Source: Radio Netherlands Worldwide
|Photo Zubeida Mustafa|
Inzeman is a teenager living on the outskirts of Karachi, Pakistan’s financial centre. Two years ago, the young boy stopped going to school because he felt his vision was falling. His father, a low-paid cab driver, could not afford to take Inzeman to a private hospital for a transplant to treat the corneal opacity that was affecting his eyesight. Which meant that Inzeman was facing a bleak future.
By Zubeida Mustafa in Karachi
Pakistan’s public health system leaves much to be desired. Spending only 0.7 per cent of its GDP on health, the state cannot provide the majority of its citizens with decent medical care. Pakistan has a population of 180 million, but only 965 hospitals. And there’s just one hospital bed available for every 1515 people. The health statistics reflect the government’s failure in this sector. Nearly 76 out of 1,000 infants die in childbirth in Pakistan – compared to 34 out of 1,000 in India, or 6 out of 1,000 in the US.
Life can be nasty, brutish and short for the average Pakistani who can barely make ends meet. For the millions who can’t pay for the good medical care available in the private sector, their only option is to either visit the local quack and risk even more serious complications, or reconcile themselves to their illness and wait for an inevitable death.
Considering the statistics, Inzeman was extraordinarily lucky. On the advice of friends, his worried father took him to the Layton Rehmatullah Benevolent Trust eye hospital that has made it its mission to create “a better Pakistan by preventing the suffering caused by blindness and other eye ailments”. Here the young man received a corneal transplant that restored his vision in one eye. When I spoke to him and his father after a year, I could discern the cheer in their voices.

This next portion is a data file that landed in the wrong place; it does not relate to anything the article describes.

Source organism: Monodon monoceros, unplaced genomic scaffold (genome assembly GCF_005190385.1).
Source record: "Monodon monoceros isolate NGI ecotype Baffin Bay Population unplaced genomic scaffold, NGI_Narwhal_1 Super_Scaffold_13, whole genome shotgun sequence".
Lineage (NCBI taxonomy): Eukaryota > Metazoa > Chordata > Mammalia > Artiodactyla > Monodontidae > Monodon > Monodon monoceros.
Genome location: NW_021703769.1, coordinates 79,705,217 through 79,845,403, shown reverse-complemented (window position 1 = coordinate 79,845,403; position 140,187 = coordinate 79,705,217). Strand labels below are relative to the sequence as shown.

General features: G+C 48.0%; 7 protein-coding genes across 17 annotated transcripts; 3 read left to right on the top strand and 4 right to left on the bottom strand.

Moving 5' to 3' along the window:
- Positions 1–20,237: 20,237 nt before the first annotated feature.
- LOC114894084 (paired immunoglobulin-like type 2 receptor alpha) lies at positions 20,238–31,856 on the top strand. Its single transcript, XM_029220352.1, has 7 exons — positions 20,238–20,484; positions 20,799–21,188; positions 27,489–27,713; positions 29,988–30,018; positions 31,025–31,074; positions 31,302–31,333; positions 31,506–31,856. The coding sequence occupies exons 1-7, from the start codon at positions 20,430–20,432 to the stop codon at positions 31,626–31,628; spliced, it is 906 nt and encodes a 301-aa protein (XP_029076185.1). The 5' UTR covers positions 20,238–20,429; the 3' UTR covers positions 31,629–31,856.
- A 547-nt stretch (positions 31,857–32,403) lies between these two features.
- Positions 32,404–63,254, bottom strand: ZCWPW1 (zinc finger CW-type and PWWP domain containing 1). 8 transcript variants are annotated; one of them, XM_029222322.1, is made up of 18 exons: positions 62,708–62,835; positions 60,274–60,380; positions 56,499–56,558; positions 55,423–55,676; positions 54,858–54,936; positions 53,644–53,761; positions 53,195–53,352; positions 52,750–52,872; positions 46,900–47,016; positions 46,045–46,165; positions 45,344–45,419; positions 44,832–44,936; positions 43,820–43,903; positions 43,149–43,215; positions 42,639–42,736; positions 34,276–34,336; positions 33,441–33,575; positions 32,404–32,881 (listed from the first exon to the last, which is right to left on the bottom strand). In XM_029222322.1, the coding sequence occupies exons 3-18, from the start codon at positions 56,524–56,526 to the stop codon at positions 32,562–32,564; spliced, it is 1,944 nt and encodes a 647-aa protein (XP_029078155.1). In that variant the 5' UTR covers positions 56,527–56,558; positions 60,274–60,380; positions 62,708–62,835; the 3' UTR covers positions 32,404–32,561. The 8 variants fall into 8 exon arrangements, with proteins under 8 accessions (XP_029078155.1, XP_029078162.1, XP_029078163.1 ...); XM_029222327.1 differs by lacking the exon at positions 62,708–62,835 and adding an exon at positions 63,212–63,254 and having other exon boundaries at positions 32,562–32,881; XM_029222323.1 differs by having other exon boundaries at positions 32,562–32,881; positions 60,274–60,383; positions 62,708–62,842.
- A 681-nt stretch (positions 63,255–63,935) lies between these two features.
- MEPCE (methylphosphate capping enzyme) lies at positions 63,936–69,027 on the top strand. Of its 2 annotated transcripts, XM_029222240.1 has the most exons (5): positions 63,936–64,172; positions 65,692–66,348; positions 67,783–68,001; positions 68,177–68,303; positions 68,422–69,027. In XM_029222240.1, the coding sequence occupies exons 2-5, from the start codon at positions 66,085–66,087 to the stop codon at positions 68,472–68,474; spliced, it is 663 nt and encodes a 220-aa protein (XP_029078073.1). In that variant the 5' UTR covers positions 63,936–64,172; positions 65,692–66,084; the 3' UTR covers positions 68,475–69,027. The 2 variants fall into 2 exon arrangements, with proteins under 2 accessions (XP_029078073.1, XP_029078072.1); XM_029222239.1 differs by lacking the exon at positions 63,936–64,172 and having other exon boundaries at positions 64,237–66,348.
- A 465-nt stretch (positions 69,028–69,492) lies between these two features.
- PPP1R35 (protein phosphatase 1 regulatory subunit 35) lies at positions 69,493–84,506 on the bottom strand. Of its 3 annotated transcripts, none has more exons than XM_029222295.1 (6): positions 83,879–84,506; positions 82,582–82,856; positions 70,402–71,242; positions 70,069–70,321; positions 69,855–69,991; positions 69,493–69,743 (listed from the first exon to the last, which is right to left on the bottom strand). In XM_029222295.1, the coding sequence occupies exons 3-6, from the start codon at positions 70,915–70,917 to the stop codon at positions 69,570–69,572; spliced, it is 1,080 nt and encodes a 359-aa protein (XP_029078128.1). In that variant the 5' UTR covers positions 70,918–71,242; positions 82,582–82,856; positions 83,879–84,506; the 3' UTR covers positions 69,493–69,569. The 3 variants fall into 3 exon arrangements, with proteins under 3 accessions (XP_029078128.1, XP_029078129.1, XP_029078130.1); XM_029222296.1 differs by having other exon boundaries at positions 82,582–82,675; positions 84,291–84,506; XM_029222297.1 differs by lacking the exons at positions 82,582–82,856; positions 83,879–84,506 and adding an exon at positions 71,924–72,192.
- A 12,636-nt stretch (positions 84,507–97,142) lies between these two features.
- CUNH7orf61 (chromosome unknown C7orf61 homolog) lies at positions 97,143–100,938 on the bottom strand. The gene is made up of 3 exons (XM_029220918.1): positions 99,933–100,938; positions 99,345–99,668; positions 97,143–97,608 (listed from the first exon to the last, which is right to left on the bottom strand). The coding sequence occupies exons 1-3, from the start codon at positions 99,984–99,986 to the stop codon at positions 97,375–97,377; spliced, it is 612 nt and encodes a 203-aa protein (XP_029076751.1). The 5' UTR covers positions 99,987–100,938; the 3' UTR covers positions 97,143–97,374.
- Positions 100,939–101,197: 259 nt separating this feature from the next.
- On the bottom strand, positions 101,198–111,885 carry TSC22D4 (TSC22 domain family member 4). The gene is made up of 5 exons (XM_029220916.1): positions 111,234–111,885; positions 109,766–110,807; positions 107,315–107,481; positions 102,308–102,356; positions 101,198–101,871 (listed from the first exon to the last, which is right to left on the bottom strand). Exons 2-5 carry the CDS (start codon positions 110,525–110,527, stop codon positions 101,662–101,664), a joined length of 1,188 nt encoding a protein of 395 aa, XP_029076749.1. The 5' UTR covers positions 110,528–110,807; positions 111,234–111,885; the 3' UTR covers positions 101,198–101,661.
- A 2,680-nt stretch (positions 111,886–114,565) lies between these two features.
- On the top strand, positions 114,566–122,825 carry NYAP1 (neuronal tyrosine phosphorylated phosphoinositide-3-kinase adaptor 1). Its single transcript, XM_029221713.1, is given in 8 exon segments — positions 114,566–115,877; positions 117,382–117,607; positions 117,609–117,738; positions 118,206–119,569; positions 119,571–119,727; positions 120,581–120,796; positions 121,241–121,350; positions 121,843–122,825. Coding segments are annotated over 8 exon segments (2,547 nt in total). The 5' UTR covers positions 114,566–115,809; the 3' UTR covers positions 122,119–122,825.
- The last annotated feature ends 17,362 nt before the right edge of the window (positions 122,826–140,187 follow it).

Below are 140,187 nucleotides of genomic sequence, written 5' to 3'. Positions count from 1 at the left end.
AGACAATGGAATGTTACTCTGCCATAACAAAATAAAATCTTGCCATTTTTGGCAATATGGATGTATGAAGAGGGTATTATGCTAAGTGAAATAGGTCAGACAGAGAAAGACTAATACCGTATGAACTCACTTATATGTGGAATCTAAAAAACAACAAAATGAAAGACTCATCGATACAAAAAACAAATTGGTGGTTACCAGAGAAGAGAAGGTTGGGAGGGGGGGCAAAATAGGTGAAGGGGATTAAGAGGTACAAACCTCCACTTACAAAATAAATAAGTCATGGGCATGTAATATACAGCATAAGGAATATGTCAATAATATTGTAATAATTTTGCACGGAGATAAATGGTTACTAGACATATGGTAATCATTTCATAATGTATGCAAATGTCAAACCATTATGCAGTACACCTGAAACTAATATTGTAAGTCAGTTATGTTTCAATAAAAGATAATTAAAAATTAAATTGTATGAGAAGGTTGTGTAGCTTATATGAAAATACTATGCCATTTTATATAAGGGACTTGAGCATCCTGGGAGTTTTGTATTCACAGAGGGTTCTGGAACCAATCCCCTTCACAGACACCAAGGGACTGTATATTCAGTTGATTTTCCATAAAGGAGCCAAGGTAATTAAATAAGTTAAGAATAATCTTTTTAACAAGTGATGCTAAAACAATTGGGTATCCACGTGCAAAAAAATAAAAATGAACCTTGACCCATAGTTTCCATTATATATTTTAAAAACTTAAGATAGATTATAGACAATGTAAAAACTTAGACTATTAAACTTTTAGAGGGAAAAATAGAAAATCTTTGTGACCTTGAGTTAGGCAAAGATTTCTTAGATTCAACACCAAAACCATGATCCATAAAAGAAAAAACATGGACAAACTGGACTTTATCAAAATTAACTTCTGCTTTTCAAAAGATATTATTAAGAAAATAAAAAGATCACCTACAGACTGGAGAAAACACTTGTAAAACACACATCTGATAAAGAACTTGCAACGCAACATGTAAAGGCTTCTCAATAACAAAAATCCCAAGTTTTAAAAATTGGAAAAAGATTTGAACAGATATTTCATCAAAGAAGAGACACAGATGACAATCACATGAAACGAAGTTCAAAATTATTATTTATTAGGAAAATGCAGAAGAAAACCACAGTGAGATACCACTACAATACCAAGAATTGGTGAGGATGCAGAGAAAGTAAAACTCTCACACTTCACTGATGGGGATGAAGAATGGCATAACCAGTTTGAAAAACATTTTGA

The LRBT, as it is popularly called, is an eye hospital that boasts of highly trained ophthalmologists and state-of-the-art technology. What is more, it does not charge its patients. Set up in 1984 by two friends, one an Englishman (who acquired Pakistani nationality), the LRBT’s motto is “no man, woman or child should go blind simply because he/she cannot afford the treatment”.
Today the organisation has set up 16 hospitals and 42 eye community centres in Pakistan. It is pursuing its programme of expansion relentlessly. Just in the last year it treated nearly 2 million patients including more than 200,000 surgeries. At a private hospital, Inzeman’s treatment would have cost the equivalent of several months’ wages for his father.
Pakistanis are generous in philanthropy, but they do not easily come forward when it comes to organ donation. Corneas are imported from Sri Lanka, which makes the procedure costly. Inzeman’s success story owes much to the fact that he got his cornea from a local donor, Chris Abbas, a schoolteacher and artist.
Chris, originally British, had come to Pakistan in the 50’s after her marriage to Ghulam Abbas, a renowned Urdu writer, and we’d been friends for years. She was shocked at Pakistanis’ possessiveness about their bodies and the collective fear of donating organs after death. Chris regularly donated blood to the blood bank all her life, and she willed her eyes for transplant to the LRBT. She would have been happy to know how much that act changed Inzeman’s life.
LRBT’s contribution in the field of eye care is widely acknowledged. The country is estimated to have 1.5 million people who are visually impaired. Although Pakistan has signed the UN Convention on the Rights of People with Disabilities, the government has not ratified it. So the blind in Pakistan face immense problems.
Until recently, blind people were not allowed to open a bank account, and visually impaired exam students are not allowed to use voice-activated computer programmes – facilities taken for granted elsewhere.
LRBT is a pioneer in the field. It claims to have treated one out of every three eye patients in Pakistan. Following its lead, other eye medical centres for the poor have been launched with the hope that a changing public awareness will help light up the dark road for Pakistan’s blind.
Zubeida Mustafa is a senior writer and editor in Pakistan and contributes to several national and international publications.